PLSE won The Goffman in 2017 in recognition of the fact that it was filing more expungement petitions and clearing more criminal records than any other organization in the country. That’s still true, by far. We just received word that we’ve won it again this year, this time for our Pardon Project! 

“The nomination materials,” said the letter, “overwhelmingly outline the hard work and dedication your organization has provided communities across Pennsylvania through its Pardon Project.”

Like the Pardon Project itself, our nominators spanned the state: PBA Past President Sharon López (who strongly encouraged the statewide effort while served on PLSE’s Board), Pardon Recipient and Pittsburgh Community Services Inc. Career Specialist Anna Joyner, Wilkes University General Counsel Elizabeth Leo (who leads the Pardon Project of Luzerne County), Zion Community Services of PA CEO Mary Hoskins (who leads the Pardon Project of Lancaster County), and York County Bar Association/Foundation Executive Director Victoria Connor (who led the creation of the Pardon Project of York County). We thank you ALL!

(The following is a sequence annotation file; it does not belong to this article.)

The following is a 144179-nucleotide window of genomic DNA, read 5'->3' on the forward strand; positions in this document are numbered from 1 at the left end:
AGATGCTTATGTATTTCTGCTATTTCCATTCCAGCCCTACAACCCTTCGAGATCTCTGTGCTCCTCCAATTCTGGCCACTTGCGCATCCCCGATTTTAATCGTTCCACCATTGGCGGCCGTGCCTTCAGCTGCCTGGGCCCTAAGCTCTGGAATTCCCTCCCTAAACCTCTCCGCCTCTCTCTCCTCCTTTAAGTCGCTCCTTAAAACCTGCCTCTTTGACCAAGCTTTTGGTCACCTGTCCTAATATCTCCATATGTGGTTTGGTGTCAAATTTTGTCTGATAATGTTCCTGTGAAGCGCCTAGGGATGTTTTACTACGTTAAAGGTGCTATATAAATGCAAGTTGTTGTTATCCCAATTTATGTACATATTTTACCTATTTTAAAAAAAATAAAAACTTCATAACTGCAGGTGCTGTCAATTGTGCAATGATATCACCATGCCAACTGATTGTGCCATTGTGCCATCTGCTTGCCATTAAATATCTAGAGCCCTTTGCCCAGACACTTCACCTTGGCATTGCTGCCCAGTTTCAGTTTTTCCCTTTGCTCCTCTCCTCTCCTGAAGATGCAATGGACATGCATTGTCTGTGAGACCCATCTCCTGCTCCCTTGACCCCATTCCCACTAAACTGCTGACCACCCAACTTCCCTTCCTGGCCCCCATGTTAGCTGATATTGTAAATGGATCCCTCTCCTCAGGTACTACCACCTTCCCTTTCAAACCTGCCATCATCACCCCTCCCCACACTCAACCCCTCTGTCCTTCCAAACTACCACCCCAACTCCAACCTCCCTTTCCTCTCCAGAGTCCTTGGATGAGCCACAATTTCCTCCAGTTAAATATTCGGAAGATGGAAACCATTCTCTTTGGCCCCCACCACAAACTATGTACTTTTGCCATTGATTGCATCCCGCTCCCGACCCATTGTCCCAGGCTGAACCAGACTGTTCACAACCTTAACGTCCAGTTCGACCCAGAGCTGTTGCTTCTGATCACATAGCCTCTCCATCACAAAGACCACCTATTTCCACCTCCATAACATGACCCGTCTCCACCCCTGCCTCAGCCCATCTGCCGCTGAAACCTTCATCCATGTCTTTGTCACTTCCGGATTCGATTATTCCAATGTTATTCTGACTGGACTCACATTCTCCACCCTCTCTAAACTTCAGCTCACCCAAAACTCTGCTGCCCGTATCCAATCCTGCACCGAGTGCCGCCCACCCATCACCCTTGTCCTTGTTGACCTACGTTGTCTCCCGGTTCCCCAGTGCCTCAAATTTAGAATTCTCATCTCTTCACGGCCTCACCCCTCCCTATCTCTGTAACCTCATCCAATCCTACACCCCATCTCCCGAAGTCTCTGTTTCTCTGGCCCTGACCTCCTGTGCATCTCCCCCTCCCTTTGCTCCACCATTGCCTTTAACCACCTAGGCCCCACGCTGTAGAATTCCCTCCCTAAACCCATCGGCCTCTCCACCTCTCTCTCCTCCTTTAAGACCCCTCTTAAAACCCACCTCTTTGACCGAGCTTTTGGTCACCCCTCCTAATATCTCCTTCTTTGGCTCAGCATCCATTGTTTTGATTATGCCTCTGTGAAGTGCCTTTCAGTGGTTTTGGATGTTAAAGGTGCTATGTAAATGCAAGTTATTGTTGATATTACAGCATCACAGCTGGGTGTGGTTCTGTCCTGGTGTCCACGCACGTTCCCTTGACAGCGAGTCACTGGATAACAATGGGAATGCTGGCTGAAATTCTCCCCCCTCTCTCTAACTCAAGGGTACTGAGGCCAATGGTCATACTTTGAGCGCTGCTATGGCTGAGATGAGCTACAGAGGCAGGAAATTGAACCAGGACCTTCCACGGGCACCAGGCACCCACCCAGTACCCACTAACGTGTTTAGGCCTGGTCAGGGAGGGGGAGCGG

The Award will be presented on May 9 during the PBA’s Annual Meeting in Hershey.

Journal Highlights West Philly’s Pardon Network 

Volume 24 (2024) of the Social Innovations Journal is dedicated to “Innovations in Cross-Sector Collaborations: An Approach to Increase Ecosystem and Place-Based Impact.” Not exactly clear what that means? Try this: 

“Strategic collaborations that convene government, philanthropy, private sector, and community result in better 'collective' problem solving to address the core challenges of a region. These spark further innovations and collaborations across sectors based upon collective problem-solving approaches, attract and leverage federal, state, and local investments, drive regional policy change, and build capacity, learning from and with each other, of all sectors through the exploration, project development, and implementation of solutions.”  

Translation: good things happen when everyone works together on a problem. And that’s why the West Philadelphia Pardon Network received the Journal’s international spotlight this month. The article was written by Corrie Mitchell, a third-year JD student at Drexel University’s Thomas R. Kline School of Law and the Executive Editor of Articles of Drexel Law Review, Volume XVI.